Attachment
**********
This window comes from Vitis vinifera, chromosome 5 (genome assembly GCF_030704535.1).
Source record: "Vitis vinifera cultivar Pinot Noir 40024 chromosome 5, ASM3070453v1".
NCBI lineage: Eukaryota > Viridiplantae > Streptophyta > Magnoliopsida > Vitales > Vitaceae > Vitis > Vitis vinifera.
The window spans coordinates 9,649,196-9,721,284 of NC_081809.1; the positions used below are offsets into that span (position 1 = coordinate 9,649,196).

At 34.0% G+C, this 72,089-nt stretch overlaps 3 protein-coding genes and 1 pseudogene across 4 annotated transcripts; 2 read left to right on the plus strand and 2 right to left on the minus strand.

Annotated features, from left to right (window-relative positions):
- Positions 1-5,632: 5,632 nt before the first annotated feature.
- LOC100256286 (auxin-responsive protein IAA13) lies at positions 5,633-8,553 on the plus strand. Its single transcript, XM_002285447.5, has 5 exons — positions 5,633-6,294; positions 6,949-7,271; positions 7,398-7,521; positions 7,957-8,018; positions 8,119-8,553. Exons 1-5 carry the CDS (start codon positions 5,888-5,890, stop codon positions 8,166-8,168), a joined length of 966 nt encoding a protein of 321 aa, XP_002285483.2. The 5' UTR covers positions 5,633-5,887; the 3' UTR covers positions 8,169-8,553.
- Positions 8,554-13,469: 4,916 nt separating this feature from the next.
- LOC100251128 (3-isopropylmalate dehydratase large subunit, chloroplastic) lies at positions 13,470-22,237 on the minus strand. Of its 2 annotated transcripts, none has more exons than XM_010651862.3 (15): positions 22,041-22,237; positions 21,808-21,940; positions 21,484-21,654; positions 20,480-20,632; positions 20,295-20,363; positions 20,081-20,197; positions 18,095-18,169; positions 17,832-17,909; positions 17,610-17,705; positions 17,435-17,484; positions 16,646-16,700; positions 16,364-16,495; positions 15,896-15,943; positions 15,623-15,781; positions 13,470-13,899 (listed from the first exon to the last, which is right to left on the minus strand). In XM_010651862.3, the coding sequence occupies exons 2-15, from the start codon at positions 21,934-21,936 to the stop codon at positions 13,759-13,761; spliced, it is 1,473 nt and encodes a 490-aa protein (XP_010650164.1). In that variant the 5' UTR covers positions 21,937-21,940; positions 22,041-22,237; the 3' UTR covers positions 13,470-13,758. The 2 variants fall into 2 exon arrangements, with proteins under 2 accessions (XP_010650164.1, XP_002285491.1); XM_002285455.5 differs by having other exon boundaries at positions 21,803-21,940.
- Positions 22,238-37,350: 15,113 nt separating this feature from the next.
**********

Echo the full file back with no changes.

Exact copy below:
This window comes from Vitis vinifera, chromosome 5 (genome assembly GCF_030704535.1).
Source record: "Vitis vinifera cultivar Pinot Noir 40024 chromosome 5, ASM3070453v1".
NCBI lineage: Eukaryota > Viridiplantae > Streptophyta > Magnoliopsida > Vitales > Vitaceae > Vitis > Vitis vinifera.
The window spans coordinates 9,649,196-9,721,284 of NC_081809.1; the positions used below are offsets into that span (position 1 = coordinate 9,649,196).

At 34.0% G+C, this 72,089-nt stretch overlaps 3 protein-coding genes and 1 pseudogene across 4 annotated transcripts; 2 read left to right on the plus strand and 2 right to left on the minus strand.

Annotated features, from left to right (window-relative positions):
- Positions 1-5,632: 5,632 nt before the first annotated feature.
- LOC100256286 (auxin-responsive protein IAA13) lies at positions 5,633-8,553 on the plus strand. Its single transcript, XM_002285447.5, has 5 exons — positions 5,633-6,294; positions 6,949-7,271; positions 7,398-7,521; positions 7,957-8,018; positions 8,119-8,553. Exons 1-5 carry the CDS (start codon positions 5,888-5,890, stop codon positions 8,166-8,168), a joined length of 966 nt encoding a protein of 321 aa, XP_002285483.2. The 5' UTR covers positions 5,633-5,887; the 3' UTR covers positions 8,169-8,553.
- Positions 8,554-13,469: 4,916 nt separating this feature from the next.
- LOC100251128 (3-isopropylmalate dehydratase large subunit, chloroplastic) lies at positions 13,470-22,237 on the minus strand. Of its 2 annotated transcripts, none has more exons than XM_010651862.3 (15): positions 22,041-22,237; positions 21,808-21,940; positions 21,484-21,654; positions 20,480-20,632; positions 20,295-20,363; positions 20,081-20,197; positions 18,095-18,169; positions 17,832-17,909; positions 17,610-17,705; positions 17,435-17,484; positions 16,646-16,700; positions 16,364-16,495; positions 15,896-15,943; positions 15,623-15,781; positions 13,470-13,899 (listed from the first exon to the last, which is right to left on the minus strand). In XM_010651862.3, the coding sequence occupies exons 2-15, from the start codon at positions 21,934-21,936 to the stop codon at positions 13,759-13,761; spliced, it is 1,473 nt and encodes a 490-aa protein (XP_010650164.1). In that variant the 5' UTR covers positions 21,937-21,940; positions 22,041-22,237; the 3' UTR covers positions 13,470-13,758. The 2 variants fall into 2 exon arrangements, with proteins under 2 accessions (XP_010650164.1, XP_002285491.1); XM_002285455.5 differs by having other exon boundaries at positions 21,803-21,940.
- Positions 22,238-37,350: 15,113 nt separating this feature from the next.